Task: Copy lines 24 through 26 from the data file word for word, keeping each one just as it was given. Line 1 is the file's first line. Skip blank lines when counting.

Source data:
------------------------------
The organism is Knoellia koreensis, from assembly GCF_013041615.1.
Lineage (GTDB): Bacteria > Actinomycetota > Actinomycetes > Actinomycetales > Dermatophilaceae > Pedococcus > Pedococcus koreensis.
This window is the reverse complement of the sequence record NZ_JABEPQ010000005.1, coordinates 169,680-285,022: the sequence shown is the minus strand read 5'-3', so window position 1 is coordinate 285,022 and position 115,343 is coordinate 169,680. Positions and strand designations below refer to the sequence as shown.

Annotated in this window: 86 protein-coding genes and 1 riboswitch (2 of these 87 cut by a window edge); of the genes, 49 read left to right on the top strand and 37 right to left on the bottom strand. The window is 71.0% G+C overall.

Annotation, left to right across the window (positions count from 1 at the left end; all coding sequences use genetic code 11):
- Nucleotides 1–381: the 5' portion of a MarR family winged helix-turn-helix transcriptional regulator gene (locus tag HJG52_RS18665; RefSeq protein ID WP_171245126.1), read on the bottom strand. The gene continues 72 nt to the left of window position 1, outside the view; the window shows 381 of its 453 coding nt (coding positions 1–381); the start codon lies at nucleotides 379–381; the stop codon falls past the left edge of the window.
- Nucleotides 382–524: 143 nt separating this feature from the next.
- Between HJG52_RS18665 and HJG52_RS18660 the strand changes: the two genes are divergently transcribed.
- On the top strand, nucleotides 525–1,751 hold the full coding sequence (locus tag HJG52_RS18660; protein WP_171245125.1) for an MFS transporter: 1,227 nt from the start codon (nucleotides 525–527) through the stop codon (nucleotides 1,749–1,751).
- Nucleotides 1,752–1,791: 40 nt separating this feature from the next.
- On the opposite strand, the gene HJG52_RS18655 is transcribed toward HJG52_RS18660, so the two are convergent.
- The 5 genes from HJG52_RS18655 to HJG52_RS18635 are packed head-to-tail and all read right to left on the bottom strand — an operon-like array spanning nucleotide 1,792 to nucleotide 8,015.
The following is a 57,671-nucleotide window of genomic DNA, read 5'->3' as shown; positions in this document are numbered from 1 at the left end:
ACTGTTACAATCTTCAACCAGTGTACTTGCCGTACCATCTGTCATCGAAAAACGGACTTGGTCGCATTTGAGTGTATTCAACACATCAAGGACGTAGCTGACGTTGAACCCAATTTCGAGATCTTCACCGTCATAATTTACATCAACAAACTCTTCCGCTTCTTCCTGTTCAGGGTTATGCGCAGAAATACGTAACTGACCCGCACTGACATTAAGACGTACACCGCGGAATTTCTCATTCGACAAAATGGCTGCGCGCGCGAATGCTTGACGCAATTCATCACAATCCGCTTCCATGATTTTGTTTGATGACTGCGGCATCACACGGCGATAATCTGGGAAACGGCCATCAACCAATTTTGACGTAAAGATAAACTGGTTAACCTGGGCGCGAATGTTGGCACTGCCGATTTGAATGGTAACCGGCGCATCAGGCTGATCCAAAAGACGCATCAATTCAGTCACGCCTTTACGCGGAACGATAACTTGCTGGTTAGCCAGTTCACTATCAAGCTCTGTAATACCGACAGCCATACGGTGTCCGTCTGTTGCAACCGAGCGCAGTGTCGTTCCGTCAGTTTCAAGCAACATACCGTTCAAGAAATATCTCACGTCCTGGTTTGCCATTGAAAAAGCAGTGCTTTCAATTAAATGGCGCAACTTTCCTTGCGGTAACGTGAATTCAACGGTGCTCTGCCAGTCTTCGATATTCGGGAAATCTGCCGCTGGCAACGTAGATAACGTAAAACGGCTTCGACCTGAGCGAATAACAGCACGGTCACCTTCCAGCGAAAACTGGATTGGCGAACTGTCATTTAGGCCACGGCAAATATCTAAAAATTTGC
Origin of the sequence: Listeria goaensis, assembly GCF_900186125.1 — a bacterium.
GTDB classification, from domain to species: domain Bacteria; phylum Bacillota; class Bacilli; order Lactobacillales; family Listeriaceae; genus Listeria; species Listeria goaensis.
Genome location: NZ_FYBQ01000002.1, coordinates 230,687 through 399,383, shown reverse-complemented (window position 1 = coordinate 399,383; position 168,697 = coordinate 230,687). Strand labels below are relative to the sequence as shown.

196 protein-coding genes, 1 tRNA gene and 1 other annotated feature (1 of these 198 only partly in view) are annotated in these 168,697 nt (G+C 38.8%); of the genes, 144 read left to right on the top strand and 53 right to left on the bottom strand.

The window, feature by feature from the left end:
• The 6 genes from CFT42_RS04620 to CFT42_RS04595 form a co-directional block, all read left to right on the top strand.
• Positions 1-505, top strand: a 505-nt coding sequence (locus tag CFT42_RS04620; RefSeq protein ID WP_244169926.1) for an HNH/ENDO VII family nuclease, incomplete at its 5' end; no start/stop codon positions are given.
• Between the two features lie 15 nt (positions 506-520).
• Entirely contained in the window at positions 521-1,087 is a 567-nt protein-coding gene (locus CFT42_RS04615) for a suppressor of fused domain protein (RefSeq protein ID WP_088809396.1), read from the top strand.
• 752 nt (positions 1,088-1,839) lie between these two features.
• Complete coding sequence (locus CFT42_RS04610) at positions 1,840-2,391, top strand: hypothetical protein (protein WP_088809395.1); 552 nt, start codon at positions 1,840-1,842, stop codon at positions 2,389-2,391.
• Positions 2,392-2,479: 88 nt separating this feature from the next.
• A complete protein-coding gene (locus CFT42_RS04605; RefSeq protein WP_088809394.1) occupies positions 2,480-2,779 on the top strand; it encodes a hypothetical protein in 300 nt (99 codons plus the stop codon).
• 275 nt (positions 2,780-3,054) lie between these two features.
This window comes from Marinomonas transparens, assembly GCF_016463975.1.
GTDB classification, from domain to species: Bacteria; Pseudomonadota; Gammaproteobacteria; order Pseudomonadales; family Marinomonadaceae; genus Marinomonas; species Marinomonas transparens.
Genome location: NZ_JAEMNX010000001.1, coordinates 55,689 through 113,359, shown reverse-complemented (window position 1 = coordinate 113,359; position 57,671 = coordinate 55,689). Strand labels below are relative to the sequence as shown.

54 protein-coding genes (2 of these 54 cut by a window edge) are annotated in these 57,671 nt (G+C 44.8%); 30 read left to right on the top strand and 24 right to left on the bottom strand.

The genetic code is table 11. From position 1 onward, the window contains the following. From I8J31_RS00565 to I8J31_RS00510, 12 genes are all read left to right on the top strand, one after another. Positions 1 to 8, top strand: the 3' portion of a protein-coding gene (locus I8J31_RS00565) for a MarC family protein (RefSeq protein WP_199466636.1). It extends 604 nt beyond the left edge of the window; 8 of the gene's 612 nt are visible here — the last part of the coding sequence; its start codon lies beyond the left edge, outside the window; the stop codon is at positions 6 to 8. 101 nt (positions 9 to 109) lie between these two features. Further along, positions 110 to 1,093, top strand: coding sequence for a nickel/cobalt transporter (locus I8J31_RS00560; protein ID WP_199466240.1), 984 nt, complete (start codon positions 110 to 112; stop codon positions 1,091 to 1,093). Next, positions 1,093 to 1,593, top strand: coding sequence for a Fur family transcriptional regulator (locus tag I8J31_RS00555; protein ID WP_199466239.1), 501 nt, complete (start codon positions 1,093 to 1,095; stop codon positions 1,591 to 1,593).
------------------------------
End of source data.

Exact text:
• 752 nt (positions 1,088-1,839) lie between these two features.
• Complete coding sequence (locus CFT42_RS04610) at positions 1,840-2,391, top strand: hypothetical protein (protein WP_088809395.1); 552 nt, start codon at positions 1,840-1,842, stop codon at positions 2,389-2,391.
• Positions 2,392-2,479: 88 nt separating this feature from the next.